2016 Dr. Harold Albers

Teacher Ecology Camp

2015 TEC Dr Albers w Julie Poth

Dr. Harold Albers and SPAS President Judi Hopkins (behind) saying hello to camp partner and advisor Pinellas County Schools Elementary Science Supervisor Julie Poth.

Successful is the best way to describe the 7th Annual Teacher Ecology Camp. The plan was simple: combine over 50 eager teachers wishing to increase their knowledge of Florida’s natural world, add energetic speakers and local scientist instructors, provide hands-on field trips to wonderful local environments, and include numerous resource and reference materials. The result was clear. As teachers increased their knowledge of our natural resources, they were able to share their new knowledge with a classroom of students - and to do so each and every year. Teachers know that the allure of nature prompts more than scientific discussion; the natural world can be the key motivating factor in enticing students to develop not only their their math and language skills but also in inspiring their artistic expression. Fortunately, this year, TEC attendees included math, science, language arts, and art teachers from seven local counties ranging from Sumter to Sarasota.

When habitats are gone or diminished, entire ecosystems with their dependent wildlife, including the birds, will suffer. That is why this year’s Camp consisted of four, 2-day workshops with topics on Florida ecology, estuary ecology, invasive plant and animal species, and cumulated with a fantastic climate change workshop.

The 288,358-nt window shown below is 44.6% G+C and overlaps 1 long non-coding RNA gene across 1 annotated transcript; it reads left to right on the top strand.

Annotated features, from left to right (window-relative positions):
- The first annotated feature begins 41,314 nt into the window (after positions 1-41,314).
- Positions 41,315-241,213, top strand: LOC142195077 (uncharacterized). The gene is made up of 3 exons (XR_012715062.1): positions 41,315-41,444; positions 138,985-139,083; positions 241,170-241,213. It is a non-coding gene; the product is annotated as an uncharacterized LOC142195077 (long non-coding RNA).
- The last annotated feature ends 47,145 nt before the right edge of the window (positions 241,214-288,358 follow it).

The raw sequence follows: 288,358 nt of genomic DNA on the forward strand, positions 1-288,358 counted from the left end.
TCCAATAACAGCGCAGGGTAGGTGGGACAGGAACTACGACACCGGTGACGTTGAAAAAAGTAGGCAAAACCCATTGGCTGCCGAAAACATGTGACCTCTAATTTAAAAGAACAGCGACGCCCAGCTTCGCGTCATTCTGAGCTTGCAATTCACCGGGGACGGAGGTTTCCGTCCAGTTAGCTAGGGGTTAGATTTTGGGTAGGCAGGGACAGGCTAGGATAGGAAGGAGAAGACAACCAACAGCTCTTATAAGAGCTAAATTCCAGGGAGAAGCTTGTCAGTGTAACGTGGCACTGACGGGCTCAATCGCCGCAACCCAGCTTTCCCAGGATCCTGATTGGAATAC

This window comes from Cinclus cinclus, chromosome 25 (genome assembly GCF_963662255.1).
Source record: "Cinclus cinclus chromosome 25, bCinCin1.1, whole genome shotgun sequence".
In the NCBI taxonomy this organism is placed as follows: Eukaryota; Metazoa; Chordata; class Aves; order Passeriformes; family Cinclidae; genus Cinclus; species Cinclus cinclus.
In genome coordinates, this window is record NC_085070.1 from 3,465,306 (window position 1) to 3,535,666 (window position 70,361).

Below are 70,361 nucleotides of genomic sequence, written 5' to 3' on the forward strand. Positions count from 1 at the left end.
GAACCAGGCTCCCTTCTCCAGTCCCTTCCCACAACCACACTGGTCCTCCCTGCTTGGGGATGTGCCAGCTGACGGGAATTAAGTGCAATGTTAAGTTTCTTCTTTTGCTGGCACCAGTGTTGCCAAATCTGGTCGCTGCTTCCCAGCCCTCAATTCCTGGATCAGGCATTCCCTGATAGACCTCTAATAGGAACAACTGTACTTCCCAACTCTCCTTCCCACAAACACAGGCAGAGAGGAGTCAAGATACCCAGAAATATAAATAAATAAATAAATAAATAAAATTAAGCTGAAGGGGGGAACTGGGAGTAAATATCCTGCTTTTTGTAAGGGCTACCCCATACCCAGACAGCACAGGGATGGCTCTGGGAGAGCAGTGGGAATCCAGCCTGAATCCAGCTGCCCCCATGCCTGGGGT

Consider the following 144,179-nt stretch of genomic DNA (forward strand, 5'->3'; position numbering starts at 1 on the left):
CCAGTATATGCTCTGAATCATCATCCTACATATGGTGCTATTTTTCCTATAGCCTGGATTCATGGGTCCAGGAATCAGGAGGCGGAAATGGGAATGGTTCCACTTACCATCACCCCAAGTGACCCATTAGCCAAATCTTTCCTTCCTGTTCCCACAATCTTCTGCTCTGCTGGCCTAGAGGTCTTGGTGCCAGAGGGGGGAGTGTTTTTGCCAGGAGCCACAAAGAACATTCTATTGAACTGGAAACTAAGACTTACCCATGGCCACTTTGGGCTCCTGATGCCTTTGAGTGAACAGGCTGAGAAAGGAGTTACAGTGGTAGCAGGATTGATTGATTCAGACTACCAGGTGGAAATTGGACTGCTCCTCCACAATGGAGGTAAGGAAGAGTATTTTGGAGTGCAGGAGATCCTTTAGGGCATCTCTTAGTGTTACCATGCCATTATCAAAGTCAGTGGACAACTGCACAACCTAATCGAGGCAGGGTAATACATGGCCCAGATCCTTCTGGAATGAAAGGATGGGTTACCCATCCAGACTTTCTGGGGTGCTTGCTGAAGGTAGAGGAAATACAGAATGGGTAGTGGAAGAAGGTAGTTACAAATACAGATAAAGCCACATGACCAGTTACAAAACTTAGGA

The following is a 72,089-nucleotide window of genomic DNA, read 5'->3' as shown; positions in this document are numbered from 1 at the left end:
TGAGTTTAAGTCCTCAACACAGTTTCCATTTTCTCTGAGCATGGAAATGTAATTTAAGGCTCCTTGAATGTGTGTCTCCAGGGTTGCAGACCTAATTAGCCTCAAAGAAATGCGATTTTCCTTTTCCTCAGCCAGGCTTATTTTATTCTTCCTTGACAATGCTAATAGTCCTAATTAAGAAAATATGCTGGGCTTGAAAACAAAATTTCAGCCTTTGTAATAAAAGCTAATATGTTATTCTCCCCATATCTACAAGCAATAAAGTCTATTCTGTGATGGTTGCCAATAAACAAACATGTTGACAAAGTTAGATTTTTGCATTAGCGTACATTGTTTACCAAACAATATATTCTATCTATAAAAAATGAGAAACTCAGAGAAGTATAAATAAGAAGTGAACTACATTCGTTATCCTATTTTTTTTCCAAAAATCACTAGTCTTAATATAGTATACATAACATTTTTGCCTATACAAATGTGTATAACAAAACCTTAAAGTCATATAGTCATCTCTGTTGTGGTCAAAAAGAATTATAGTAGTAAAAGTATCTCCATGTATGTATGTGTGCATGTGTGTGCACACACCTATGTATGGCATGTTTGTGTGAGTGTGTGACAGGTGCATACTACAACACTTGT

Seining for fish and inverts at Weedon Island Preserve during the Estuary Workshop

Dr. Gabe Vargo and great-horned owl giving the Bird of Prey presentation at Boyd Hill Nature Preserve

Dr. Gabe Vargo and great-horned owl giving the Bird of Prey presentation at Boyd Hill Nature Preserve.

Teachers taking invasive exotic plant ID hands-on quiz…hmmm, isn’t this growing at our school?

Each workshop incorporated indoor and outdoor learning activities. About 60% of the teachers attended multiple workshops and many were welcomed as returning attendees from previous Camps. After attending the first week of Camp, one teacher completely changed her family’s vacation dates so that she could attend the following week’s workshops. Talk about motivated teachers! These teachers were willing to put in the effort and continue on their educational journeys and we are proud that the St. Petersburg Audubon Society and their partners are leading the way providing them this opportunity.

Audubon Florida Chapters Coordinator, Jacqui Sulek, inspiring teachers during her attendance of the Climate Change Workshop

We would like to thank the SPAS Education Committee, Board members, and the Camp partners for their work and dedication – Pinellas County Schools, the Weedon Island & Brooker Creek Preserves, Dr. Gabe Vargo – SPAS & Boyd Hill Nature Preserve Birds of Prey, the Tampa Bay Estuary Program, the Southwest Florida Water Management District, Libby Carnahan – UF/IFAS Extension, Boyd Hill Nature Preserve, Cynthia Grizzle - Cooperative Invasive Species Management Areas Regional Coordinator, Tessie Offner – FWC Non-native Wildlife Biologist, Dr. Tonya Clayton, Haley Burger – Eckerd College sustainability student, and Jeanne Murphy & Brian Lane – Sensing Nature, LLC.

Dave Kandz and teachers viewing Indian Shores nesting black skimmer colony

Dave Kandz and teachers viewing Indian Shores nesting Black Skimmer colony


Next year’s camp planning is already underway. Please help us continue this successful Teacher Ecology Camp tradition. Tell your teacher friends to save the dates June 14 – 24, 2016 for another great Florida experience!

SPAS TEC participants at Ft. DeSoto